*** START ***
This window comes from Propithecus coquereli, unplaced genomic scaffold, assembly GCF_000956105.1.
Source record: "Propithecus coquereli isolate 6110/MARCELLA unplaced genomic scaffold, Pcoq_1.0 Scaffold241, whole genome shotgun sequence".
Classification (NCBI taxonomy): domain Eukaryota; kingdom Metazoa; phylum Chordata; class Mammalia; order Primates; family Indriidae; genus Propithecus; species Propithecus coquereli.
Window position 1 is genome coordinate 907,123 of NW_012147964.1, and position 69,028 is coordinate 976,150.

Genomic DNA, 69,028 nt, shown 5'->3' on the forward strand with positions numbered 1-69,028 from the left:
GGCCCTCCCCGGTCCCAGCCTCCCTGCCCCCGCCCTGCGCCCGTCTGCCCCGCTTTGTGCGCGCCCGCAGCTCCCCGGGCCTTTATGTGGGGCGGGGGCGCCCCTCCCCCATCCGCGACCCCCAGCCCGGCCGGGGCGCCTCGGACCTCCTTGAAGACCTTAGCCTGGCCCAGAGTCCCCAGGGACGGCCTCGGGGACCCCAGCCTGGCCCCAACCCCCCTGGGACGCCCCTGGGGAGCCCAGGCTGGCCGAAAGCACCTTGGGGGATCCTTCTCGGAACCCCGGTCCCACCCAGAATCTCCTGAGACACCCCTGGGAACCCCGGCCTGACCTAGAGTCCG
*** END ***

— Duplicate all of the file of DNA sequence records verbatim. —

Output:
This window comes from Propithecus coquereli, unplaced genomic scaffold, assembly GCF_000956105.1.
Source record: "Propithecus coquereli isolate 6110/MARCELLA unplaced genomic scaffold, Pcoq_1.0 Scaffold241, whole genome shotgun sequence".
Classification (NCBI taxonomy): domain Eukaryota; kingdom Metazoa; phylum Chordata; class Mammalia; order Primates; family Indriidae; genus Propithecus; species Propithecus coquereli.
Window position 1 is genome coordinate 907,123 of NW_012147964.1, and position 69,028 is coordinate 976,150.

Genomic DNA, 69,028 nt, shown 5'->3' on the forward strand with positions numbered 1-69,028 from the left:
GGCCCTCCCCGGTCCCAGCCTCCCTGCCCCCGCCCTGCGCCCGTCTGCCCCGCTTTGTGCGCGCCCGCAGCTCCCCGGGCCTTTATGTGGGGCGGGGGCGCCCCTCCCCCATCCGCGACCCCCAGCCCGGCCGGGGCGCCTCGGACCTCCTTGAAGACCTTAGCCTGGCCCAGAGTCCCCAGGGACGGCCTCGGGGACCCCAGCCTGGCCCCAACCCCCCTGGGACGCCCCTGGGGAGCCCAGGCTGGCCGAAAGCACCTTGGGGGATCCTTCTCGGAACCCCGGTCCCACCCAGAATCTCCTGAGACACCCCTGGGAACCCCGGCCTGACCTAGAGTCCG